By Will Dunham

WASHINGTON (Reuters) - Before becoming pregnant, women need to get
enough vitamin B12 in addition to folic acid to cut their risk of having a baby
with a serious birth defect of the brain and spinal cord, researchers said on

Irish women with the lowest vitamin B12 levels were five times more likely to
have a baby with a neural tube defect than those with the highest levels, the
researchers wrote in the journal Pediatrics.

Neural tube defects can lead to lifelong disability or death. The two most
common ones are spina bifida, in which the spinal cord and back bones do not
form properly, and anencephaly, a fatal condition in which the brain and skull
bones do not develop normally.

Dr. James Mills of the U.S. National Institutes of Health, one of the researchers,
said the study showed that vitamin B12 deficiency was a risk factor for neural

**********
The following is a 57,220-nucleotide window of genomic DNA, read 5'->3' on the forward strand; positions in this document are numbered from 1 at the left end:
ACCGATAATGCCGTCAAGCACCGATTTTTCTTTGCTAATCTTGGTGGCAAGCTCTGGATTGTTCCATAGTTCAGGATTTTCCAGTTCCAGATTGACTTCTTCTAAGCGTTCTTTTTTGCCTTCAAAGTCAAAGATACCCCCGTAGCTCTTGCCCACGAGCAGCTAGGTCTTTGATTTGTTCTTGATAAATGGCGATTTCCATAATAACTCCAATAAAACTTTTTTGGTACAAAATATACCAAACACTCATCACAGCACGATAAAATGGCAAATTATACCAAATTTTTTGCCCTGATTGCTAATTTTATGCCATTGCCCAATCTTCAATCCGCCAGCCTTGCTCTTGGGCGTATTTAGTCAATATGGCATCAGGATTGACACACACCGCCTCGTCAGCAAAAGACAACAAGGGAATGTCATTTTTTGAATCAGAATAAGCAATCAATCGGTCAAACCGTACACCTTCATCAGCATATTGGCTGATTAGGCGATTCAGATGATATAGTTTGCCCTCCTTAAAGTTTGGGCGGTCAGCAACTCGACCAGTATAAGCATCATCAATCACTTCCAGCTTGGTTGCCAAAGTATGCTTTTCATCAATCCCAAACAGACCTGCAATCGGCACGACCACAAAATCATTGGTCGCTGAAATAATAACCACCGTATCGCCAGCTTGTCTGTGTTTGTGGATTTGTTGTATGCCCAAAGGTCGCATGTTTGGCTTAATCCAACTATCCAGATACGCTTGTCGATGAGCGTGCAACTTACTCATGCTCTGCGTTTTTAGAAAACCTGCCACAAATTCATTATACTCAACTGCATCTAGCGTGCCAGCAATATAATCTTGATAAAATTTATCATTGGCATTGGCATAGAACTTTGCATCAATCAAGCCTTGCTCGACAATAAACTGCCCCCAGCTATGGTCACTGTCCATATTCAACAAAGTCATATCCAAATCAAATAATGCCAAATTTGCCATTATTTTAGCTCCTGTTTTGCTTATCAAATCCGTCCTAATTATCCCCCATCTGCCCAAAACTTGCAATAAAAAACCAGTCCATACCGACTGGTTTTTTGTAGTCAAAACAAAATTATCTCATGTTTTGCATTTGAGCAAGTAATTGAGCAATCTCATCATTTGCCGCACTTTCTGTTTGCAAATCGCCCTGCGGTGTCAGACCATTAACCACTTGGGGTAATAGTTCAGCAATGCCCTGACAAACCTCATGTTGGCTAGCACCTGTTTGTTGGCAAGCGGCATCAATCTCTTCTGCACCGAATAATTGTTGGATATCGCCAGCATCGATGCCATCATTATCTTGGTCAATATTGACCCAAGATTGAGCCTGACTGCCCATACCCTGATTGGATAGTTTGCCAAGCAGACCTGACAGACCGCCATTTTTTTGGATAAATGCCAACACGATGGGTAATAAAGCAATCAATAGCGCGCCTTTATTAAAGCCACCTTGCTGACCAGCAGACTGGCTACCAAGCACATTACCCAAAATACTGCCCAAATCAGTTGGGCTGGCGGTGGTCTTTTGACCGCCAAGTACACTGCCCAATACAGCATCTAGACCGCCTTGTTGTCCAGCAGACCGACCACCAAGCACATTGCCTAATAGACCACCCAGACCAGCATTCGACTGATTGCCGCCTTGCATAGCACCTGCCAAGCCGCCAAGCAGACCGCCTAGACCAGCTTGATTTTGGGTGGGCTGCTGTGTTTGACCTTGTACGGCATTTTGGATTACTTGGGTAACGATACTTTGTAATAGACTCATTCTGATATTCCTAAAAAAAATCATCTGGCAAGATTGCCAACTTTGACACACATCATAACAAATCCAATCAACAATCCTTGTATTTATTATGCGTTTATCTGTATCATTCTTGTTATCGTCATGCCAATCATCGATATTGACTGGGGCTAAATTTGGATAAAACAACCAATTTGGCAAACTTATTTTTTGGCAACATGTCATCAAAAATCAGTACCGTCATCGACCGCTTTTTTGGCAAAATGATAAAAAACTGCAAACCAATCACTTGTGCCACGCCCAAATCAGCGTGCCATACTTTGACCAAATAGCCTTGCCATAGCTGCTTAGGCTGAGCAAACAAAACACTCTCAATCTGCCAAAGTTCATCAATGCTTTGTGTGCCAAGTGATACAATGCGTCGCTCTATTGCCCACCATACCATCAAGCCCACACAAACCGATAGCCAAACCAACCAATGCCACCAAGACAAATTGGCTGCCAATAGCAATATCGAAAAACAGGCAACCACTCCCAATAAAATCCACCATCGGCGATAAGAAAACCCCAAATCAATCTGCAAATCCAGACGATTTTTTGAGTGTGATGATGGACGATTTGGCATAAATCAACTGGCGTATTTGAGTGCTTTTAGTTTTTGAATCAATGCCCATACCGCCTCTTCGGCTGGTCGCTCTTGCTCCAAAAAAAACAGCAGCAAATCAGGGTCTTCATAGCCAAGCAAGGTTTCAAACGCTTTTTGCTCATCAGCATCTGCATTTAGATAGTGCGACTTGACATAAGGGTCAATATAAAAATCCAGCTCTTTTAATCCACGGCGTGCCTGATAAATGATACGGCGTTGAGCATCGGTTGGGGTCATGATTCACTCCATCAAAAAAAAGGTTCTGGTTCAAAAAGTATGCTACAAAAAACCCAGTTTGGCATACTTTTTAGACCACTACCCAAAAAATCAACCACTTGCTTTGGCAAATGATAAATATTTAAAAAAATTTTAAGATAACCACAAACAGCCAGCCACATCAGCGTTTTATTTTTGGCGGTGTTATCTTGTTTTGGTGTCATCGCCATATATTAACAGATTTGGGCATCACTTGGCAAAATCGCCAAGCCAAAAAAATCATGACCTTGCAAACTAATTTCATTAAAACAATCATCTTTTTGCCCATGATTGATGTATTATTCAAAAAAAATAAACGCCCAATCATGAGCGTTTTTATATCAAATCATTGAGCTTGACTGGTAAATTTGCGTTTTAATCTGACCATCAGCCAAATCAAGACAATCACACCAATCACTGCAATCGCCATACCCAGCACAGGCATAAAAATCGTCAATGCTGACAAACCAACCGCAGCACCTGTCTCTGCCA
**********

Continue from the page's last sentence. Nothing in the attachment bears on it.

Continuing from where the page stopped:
tube defects independent of folic acid, another B vitamin.

Many women now know of the importance of folic acid and there has been a
drop in neural tube defects.

Mills said he hopes that awareness of the similar role of vitamin B12 can reduce
neural tube defects further.

Vitamin B12 is essential to maintain healthy nerve cells and red blood cells. It is
found in meat, dairy products, eggs, fish, shellfish and fortified breakfast
cereals. It also can be taken as an individual supplement or in a multivitamin.

"An absolutely critical point is that women have to consider this before they
become pregnant because once they realize they are pregnant it's likely to be
too late," Mills, a researcher in the NIH's National Institute of Child Health and
Human Development, said in a telephone interview.

The developmental events involved in these birth defects occur in the first four
weeks of pregnancy, Mills said.

Mills urged women who do not eat meat or dairy products to be particularly
aware of the need to get enough vitamin B12.

He had similar advice for women with an intestinal disorder such as
inflammatory bowel disease that may prevent them from absorbing sufficient
amounts of the vitamin...
Map of Site
San Diego Education
Report Home
B 12 shortage and
birth defects
First Americans
Caffeine harms fetuses
Health foods
Alzheimer's and weight
Surly Doctors

Drunk driving
Surgery Mistakes
David Feifel, , M.D., Ph.D.

B 12 and birth defects